Bromeliad Plant

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A very dramatic bloom and a cycle of life that provides beautiful foliage, makes the bromeliad plant a popular plant in the yard and indoors. Surprisingly the bromeliad plant is related to Spanish moss, the pineapple plant and is native to the American tropics. In its native environment bromeliad plants will get their nutrients from the air and rain. They have a special root structure that it has developed so that it can attach itself to tree trunks, branches, and even rocks. These bromeliads are known as saxicolous. Many types of bromeliads are terrestrial and grow in the ground like most plants do. Amazingly each type of bromeliad can switch places and adapt to its new environment! It is also able to adapt to both indoor and outdoor environments.

Plant enthusiasts are drawn to bromeliads because of their beautiful blooms. Mostly they are cultivated to grow indoors but will also grow well out doors in warm and humid environments. The bromeliad only blooms once in its life time, but with the variation in leaves, the it is still a good choice for home decor and gardens because it is an easy to grow plant that is hardy.

In the plant family, Bromeliaceae, there is a wide range of variety in the following:

  • Shape
  • Color
  • Size

The bromeliad plants that are cultivated for indoor environments often have the following common appearance traits:

  • There are no stems
  • The is a central flower spike
  • Leaf texture is leathery
  • Arched leaves arranged in a rosette
  • Leaves that are strap-shaped

With good air circulation and humidity, most bromeliad plants will flourish indoors.

Once a plant is mature enough to start blooming, it can be encouraged to bloom by doing the following:

  • Properly fertilized
  • Watered regularly
  • Adequate light
  • Warmth (a lamp near by may help)
  • Add a small amount of Epsom salts to soil (for the magnesium)

A bromeliad bloom can be one of a wide variety of colors from yellows to deep burgundies. When it is preparing to bloom, the leaves on the upper part of the plant will also change color, which will intensify the color and the appearance of the  bloom. Once the bromeliad plant blooms the plant will focus on producing the next generation of bromeliads and “pups” will begin to sprout up around the plant.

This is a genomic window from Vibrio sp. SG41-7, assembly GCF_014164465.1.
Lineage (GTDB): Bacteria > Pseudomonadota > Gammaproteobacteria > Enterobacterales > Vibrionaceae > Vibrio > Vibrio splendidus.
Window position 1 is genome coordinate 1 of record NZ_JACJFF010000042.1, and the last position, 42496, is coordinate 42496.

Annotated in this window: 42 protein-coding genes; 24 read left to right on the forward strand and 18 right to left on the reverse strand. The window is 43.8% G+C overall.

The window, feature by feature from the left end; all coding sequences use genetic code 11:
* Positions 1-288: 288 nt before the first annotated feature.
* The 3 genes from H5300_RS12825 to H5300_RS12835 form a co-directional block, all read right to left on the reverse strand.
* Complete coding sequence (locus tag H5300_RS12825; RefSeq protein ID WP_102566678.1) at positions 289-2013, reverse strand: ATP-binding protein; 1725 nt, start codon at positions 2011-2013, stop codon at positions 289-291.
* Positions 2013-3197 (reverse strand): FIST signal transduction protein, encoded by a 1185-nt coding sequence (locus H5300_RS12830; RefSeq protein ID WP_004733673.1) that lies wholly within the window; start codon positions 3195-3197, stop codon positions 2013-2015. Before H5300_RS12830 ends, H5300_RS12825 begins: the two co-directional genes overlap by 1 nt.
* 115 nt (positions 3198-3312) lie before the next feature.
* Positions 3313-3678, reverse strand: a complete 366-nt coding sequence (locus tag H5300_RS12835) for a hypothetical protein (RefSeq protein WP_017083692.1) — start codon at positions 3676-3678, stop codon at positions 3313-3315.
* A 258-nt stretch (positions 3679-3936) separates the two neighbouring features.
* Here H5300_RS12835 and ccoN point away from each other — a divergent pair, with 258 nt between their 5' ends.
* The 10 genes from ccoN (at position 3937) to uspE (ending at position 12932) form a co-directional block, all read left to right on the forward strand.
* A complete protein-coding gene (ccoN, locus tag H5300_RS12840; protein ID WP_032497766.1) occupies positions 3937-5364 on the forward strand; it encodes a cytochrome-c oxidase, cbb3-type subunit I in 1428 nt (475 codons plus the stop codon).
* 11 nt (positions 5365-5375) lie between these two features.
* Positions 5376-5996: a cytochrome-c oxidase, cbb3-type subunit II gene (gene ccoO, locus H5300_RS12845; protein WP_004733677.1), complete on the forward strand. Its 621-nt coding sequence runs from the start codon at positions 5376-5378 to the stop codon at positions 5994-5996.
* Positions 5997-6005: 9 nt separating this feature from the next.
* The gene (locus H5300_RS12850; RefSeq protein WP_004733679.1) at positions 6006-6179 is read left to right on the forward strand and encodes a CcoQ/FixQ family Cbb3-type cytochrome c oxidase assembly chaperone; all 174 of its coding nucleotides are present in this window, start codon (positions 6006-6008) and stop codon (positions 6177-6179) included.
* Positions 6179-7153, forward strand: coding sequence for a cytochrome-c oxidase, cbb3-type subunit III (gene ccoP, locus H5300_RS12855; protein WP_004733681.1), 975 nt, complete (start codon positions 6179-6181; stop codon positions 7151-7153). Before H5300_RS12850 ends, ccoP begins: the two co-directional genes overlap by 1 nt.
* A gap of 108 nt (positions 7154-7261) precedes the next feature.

Some bromeliads may bloom more than once, but most plants cultivated for the indoor growing will have only one beautiful and dramatic bloom in a lifetime. A well cared for bromeliad will add beauty to any home or garden. Its “pups” can be transplanted to add to an indoor or outdoor garden. They can also be shared with friends or sold at swap meets.

Bromeliads are also used extensively in interior plantscaping in  lobbies, atriums, and offices.  They are used for color rotations to add vibrancy to indoor plantings.  Growing Expectations uses them extensively in their plant designs.

For more  information on plants and containers that will compliment your home or office space, or to inquire about  a free consultation for plants and planters  in your facility just email us at


  1. Toni says:

    I received a bromelade plant at my dads funeral. It has grown 3 “pups” which are about 4-5 inches high now. I’m wondering how I transplant the pups. Do I just detach the pups and put in soil right away or do I have to put them in water to get them to root? I’m also wondering what I do with the flower now that is all dried up, do I snap it off or just leave it. Don’t want to harm the main plant cause it means alot to me. And after I remove the pups, will the main plant reproduce more pups? Thank you so much, Toni

  2. interiorofficeplants says:


    The main plant is called the mother plant. To answer your question of whether it will produce more pups is a “maybe”. The mother plant does not live forever and will die but your memory will live on in the generations of “pups” that follow.

    The “pups” need to be planted in a mixture of shredded tree bark and peat moss not potting soil. Remember, bromeliads in nature grow on trees not in the ground. Keep the mixture slightly moist at all times. Also always keep water in the center of both the mother and the “pups”.

    Keep me informed of your progress,
    Growing Expectations

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